Here’s the scene:  Jeremiah’s cousin, Hanamel, came to him and asked the prophet to purchase the family’s land in Anathoth, which was a few miles outside Jerusalem and already overtaken by the enemy army.  Surely, this would have been another great object lesson for the prophet to show the people how they missed the mark.  He could have said, “God’s wrath is coming on this people, and you ask me to purchase land?  Put your faith in God, not in land, and pray to God to sustain you even as the land is laid waste, and you are taken away.”  This would have been right in line with Jeremiah’s prophetic work.  But, he does nothing of that sort.

He bought the field, a field that was virtually worthless, and he conducted his business publicly in full view of many Judeans.  He counted out the money, transferred the deed of purchase, and had his associate Baruch put the documents in earthenware jars, the safety deposit boxes of the day, for safekeeping “for a long time.”  Remember this was the gloom-and-doom prophet, the fellow who had been warning these people for years.  And, just as the people were about to lose it all – literally – he purchased land and demonstrated hope in the future:  a future that was unseen, unknown, and beyond anything that Jeremiah could imagine or hope to live into.  What an act of bold faith!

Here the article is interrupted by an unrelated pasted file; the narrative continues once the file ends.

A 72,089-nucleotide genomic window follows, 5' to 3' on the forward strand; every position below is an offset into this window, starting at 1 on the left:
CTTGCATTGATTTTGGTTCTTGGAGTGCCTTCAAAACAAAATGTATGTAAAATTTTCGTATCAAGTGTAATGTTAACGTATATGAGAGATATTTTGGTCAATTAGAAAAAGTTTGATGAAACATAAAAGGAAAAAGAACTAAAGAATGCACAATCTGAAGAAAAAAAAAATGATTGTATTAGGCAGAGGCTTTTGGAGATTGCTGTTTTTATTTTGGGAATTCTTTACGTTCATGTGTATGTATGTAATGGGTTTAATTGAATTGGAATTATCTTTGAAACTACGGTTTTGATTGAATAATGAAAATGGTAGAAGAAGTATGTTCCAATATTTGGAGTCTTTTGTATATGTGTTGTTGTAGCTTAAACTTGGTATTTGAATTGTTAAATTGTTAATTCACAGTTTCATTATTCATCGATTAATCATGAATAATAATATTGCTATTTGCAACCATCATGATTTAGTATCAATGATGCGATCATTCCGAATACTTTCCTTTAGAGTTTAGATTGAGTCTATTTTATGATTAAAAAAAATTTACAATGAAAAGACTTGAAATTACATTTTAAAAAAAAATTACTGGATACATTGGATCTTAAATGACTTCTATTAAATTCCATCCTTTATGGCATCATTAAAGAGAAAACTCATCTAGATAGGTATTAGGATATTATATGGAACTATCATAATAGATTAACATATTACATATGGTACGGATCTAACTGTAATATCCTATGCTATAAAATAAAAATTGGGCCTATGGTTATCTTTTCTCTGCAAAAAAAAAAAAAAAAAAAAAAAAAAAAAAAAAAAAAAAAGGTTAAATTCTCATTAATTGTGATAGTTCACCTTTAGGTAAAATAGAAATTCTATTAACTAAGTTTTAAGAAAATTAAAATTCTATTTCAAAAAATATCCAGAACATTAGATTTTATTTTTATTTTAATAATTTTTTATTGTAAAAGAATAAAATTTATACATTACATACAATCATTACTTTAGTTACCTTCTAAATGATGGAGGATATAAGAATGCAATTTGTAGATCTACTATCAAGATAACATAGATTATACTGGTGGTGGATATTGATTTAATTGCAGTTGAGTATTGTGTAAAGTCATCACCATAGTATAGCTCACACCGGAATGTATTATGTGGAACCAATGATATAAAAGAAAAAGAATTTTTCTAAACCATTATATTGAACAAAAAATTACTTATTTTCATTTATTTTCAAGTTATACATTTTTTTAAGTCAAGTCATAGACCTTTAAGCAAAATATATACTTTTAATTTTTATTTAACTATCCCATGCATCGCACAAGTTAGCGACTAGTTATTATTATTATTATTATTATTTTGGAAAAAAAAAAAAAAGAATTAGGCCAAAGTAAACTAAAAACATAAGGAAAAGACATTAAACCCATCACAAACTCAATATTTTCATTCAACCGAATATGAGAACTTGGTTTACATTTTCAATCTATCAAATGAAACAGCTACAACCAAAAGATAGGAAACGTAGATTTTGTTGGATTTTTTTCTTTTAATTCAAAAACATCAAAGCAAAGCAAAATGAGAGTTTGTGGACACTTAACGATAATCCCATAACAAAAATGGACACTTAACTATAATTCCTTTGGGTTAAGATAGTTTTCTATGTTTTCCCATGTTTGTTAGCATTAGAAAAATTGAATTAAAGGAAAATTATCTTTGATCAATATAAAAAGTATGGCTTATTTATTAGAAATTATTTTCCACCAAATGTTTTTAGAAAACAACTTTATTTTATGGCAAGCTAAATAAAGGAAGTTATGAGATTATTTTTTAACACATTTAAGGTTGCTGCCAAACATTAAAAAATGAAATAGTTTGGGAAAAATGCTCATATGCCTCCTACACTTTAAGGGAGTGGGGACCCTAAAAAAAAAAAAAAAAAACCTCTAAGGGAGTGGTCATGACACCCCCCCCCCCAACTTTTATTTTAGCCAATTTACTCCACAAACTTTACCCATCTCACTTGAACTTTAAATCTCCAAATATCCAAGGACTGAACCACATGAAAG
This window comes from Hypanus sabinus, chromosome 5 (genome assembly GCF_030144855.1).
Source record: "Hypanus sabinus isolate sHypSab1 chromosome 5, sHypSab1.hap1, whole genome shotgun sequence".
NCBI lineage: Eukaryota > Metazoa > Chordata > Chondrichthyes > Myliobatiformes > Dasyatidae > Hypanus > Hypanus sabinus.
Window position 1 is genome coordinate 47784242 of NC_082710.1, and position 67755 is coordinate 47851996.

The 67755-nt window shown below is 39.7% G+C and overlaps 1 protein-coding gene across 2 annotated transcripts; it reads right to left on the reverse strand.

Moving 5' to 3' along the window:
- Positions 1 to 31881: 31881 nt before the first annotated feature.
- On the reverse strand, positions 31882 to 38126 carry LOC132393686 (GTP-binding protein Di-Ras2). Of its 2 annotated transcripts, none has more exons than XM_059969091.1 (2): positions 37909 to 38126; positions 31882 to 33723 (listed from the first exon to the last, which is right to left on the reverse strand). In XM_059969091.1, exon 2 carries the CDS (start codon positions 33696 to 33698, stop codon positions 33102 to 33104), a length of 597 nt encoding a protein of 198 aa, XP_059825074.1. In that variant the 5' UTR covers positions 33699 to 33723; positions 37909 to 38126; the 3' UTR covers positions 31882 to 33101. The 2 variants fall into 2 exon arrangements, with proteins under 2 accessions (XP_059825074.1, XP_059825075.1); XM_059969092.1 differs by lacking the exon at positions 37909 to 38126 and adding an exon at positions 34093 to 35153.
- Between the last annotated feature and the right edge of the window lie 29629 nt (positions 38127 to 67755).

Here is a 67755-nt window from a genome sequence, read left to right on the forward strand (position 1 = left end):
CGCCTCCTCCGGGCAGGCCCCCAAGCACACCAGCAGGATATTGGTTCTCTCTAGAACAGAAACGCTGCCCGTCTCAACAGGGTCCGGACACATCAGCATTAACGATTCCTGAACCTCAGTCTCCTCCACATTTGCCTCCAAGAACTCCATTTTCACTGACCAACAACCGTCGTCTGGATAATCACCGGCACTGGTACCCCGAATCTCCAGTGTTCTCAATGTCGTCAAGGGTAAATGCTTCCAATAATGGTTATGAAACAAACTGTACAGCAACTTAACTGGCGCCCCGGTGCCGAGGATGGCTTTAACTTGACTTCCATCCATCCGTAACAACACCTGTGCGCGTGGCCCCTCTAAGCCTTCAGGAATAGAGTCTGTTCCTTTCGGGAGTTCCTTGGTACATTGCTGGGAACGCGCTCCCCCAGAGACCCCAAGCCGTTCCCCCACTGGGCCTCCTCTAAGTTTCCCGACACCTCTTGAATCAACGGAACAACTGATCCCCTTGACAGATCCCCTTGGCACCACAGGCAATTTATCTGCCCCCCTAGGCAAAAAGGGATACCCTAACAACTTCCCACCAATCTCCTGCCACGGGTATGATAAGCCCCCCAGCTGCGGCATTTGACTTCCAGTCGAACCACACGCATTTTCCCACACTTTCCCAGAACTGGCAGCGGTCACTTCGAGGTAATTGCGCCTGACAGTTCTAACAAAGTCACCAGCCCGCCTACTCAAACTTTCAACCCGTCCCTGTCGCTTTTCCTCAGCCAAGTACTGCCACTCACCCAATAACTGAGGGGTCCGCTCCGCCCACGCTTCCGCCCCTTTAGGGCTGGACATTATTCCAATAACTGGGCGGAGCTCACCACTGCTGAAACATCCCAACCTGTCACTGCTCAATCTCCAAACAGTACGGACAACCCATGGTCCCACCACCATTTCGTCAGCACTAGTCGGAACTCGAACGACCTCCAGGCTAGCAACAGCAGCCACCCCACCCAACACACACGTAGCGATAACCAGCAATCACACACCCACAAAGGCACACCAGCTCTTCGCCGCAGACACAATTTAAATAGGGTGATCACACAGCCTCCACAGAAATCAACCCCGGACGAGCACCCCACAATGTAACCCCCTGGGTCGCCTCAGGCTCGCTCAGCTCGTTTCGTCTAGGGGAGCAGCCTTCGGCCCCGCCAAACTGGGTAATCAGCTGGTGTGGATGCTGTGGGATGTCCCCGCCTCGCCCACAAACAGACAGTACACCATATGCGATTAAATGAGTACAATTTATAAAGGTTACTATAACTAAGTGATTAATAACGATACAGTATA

Remember, land was very important to Jeremiah and his contemporaries.  Jeremiah was among people whose ancestors had known slavery in Egypt and landlessness in the Exodus.  They received land as evidence of God’s grace and God’s provision for them.  Land was so important to them that it could not be bought and sold simply and easily as a means of profit.  Instead, land was cherished and prized.  There were no flippers who bought low and sold high for a quick profit.

We do not know why Jeremiah’s cousin, Hanamel, wanted to sell the land, but there was a good chance that, living outside the capital city of Jerusalem, he had seen the enemy come through the countryside on the way to the capital, and he had witnessed the destruction and coming defeat.  Perhaps he wanted to get any money he could to help him flee and relocate, and maybe he thought cousin Jerry might just be wild enough to go for it.  So, he came to his cousin with the offer to sell.  And, Jeremiah said, “Yes!”  Jeremiah – the old man, the tired prophet in jail, the aged one who believed his people would be taken into captivity and who was aware of reality enough to know that he, Jeremiah, would not likely live to enjoy the land – agreed to purchase it.  He took his own money, and he invested it in the future, God’s future, that he believed would come to pass someday, somehow.